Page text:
Chatman, a 6-foot-1 guard from Lithonia, Ga., committed to Chattanooga in December 2015, played two seasons with the Mocs and announced May 2 he would transfer. While visiting Dayton on Monday, he announced his commitment to the Flyers.
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The timing of Chatman’s decision surprised his dad, mom Glenda and younger brother Bryce, a third-grader. His announcement came during a photo shoot at UD. Chatman had put on a Dayton basketball jersey and was answering questions on video. This is a relatively new thing Dayton does with potential recruits.
“They asked, ‘If you wanted to tell the Dayton Flyers one thing, what would it be?’” Chatman Jr. said. “He said, ‘I’m committing to be a Dayton Flyer.’”
With that, Chatman became the fifth member of Dayton's 2018 recruiting class. Like Michigan transfer Ibi Watson, he will have to sit out the 2018-19 season and has two seasons of eligibility remaining, starting with the 2019-20 season. Here are five things to know about Chatman:
1. Floor leader: Chatman averaged 13.3 points, 4.4 rebounds and 4.5 assists last season as a sophomore at Chattanooga. He shot 33.9 percent from 3-point range (43 of 127) and 78.2 percent from the free-throw line (93 of 119). He ranked sixth in the Southern Conference in minutes per game (32.3).
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“He sees the floor very well,” said Wallace Corker, who coached Chatman for three seasons at Lithonia High School. “He manages the game. He’s able to create his shot and get to the basket when he needs to. I saw all of that come into play during his junior year. He passed the ball very well. He’s very unselfish. He became a great leader.”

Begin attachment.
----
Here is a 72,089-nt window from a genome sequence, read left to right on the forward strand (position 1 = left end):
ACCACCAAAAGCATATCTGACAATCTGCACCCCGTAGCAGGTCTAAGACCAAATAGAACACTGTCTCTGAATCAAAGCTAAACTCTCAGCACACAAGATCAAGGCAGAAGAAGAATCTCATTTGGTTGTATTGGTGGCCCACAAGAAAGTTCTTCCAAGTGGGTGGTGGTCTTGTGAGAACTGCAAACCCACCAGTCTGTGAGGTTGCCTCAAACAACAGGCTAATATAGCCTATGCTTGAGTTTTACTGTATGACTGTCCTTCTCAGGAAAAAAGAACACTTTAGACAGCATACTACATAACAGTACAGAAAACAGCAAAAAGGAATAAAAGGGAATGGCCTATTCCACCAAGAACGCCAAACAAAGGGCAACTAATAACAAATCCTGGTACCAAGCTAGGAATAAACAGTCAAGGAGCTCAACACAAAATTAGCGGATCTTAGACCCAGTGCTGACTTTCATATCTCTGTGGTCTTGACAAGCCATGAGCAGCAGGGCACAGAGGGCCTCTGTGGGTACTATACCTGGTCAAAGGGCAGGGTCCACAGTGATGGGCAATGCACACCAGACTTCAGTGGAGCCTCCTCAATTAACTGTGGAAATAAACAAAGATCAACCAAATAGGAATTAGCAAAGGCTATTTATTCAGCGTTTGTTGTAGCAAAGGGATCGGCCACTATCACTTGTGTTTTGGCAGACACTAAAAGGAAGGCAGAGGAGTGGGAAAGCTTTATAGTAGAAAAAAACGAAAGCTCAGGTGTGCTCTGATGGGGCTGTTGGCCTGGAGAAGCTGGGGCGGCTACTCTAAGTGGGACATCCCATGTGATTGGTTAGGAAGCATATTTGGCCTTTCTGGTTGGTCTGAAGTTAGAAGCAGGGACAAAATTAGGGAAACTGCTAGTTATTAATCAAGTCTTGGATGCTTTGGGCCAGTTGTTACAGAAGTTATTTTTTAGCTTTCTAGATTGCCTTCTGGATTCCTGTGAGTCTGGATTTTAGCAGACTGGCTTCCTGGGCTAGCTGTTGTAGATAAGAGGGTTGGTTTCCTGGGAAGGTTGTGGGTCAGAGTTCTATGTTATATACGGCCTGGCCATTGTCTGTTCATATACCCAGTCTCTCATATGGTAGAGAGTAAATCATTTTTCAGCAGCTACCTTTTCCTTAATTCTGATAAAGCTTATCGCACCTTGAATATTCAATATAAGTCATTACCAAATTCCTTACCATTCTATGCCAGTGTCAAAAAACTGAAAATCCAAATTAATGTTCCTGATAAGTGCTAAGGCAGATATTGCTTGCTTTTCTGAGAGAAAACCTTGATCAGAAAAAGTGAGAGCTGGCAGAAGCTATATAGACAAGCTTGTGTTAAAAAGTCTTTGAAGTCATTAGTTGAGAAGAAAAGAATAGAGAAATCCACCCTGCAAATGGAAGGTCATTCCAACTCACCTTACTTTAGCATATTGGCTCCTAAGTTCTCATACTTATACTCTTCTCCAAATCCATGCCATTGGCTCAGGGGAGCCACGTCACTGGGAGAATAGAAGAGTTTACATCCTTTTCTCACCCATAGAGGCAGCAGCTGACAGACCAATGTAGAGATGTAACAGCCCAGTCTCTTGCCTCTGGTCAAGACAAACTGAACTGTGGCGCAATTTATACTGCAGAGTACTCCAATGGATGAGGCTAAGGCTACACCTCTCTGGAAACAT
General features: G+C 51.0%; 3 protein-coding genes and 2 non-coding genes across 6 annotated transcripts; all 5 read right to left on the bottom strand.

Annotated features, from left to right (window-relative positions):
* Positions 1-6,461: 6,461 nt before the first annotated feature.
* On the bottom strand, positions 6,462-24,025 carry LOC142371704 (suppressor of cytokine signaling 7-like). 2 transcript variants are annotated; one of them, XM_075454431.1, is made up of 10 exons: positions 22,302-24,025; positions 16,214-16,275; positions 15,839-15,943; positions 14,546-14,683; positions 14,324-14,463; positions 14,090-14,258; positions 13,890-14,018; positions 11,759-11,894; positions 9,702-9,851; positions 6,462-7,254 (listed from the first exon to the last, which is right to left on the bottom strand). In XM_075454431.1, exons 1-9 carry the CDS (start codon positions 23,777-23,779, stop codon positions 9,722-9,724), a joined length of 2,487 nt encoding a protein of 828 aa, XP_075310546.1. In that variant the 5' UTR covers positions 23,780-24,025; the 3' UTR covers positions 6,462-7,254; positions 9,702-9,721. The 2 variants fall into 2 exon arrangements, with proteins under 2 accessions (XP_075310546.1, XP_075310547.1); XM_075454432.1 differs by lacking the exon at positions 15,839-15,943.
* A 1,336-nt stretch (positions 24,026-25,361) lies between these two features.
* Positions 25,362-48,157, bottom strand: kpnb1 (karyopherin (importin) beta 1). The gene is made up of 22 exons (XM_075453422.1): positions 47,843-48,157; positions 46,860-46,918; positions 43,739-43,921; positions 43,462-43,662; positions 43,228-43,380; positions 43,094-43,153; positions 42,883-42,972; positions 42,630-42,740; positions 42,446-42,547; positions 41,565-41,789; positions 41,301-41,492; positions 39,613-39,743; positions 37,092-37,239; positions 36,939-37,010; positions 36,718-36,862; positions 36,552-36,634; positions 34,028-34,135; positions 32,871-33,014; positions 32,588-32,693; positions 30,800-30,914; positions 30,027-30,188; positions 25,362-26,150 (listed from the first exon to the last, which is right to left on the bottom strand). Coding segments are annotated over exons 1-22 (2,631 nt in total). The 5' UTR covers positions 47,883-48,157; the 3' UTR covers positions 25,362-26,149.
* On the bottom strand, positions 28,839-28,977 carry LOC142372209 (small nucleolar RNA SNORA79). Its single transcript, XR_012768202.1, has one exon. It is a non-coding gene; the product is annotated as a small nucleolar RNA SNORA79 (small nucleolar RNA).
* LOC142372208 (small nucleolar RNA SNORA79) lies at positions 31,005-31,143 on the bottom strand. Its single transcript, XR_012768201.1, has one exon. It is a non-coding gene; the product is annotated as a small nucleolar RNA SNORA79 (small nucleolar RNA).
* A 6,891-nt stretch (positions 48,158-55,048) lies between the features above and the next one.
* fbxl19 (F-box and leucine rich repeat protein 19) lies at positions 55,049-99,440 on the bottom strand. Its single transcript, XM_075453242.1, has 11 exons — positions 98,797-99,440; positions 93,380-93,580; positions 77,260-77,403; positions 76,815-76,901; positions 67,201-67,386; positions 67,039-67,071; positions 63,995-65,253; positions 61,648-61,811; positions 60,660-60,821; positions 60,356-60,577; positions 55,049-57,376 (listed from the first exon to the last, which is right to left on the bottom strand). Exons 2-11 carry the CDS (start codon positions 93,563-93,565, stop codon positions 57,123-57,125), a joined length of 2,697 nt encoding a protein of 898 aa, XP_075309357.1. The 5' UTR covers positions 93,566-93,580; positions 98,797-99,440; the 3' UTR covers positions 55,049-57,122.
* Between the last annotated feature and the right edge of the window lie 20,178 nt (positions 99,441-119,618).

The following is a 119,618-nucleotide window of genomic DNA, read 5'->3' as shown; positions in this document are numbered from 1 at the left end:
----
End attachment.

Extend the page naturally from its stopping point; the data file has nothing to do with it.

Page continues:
2. One visit: Chatman is the second transfer this spring to commit to Dayton without visiting any other schools. Watson did the same thing. Chatman's dad said Virginia Tech was very interested in his son and wanted him to visit. Chatman plans to major in sports management at UD.
3. Basketball family: Chatman's dad goes by Rodney Chatman Jr., and he said his son is Rodney Chatman III. Chatman Jr., who's originally from New Smyrna Beach, Fla., passed up a football scholarship to Notre Dame to play college basketball at Southern California. He averaged 12.0 points per game as a senior in 1992-93.
Corker called the younger Chatman a gym rat who loves the game. That’s why he switched from baseball to basketball when he was 12.
“He’s passionate about everything he does as it relates to basketball and academics,” Corker said. “He has a great support system from his family. Just overall a really good kid. He had to build his ability to talk and communicate with players. That was one of the things we worked on. Now he has accomplished that goal.”
4. Tough season: Chatman played one season with Matt McCall. The Mocs finished 19-12. Then McCall left for Massachusetts. That decision last spring paved the way for Dayton to sign Jalen Crutcher, who was released from his letter of intent, and it played a part in Chatman leaving Chattanooga this year.
“Matt McCall was his guy,” Chatman Jr. said.
The Mocs finished 10-23 in the first season for coach Lamont Paris, and four players have announced they are transferring since the end of the season. Dayton experienced a similar situation in March, losing five players after Anthony Grant's first season.
5. Recruiting connection: Chatman's AAU coach, Willie Anderson, was recruited by Grant when Grant was an assistant coach at Stetson in the mid-1990s. Anderson ended up going to LSU.
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Anderson, who talked to Dayton assistant James Kane during the recruiting process, said he didn’t have to sell Chatman on Dayton because Chatman and the family know college basketball and knew of Dayton’s tradition.
Anderson coached Chatman for two years with the Q6 All-Stars Elite.
“We got a steal in our organization because we were based in Orlando, and he lives in Georgia and traveled down to practice and play with us on a consistent basis,” Anderson said. “We had the pleasure of working with the young man. He was an exceptional student and an even better player on the court. It was just about us putting him in a position to be successful.”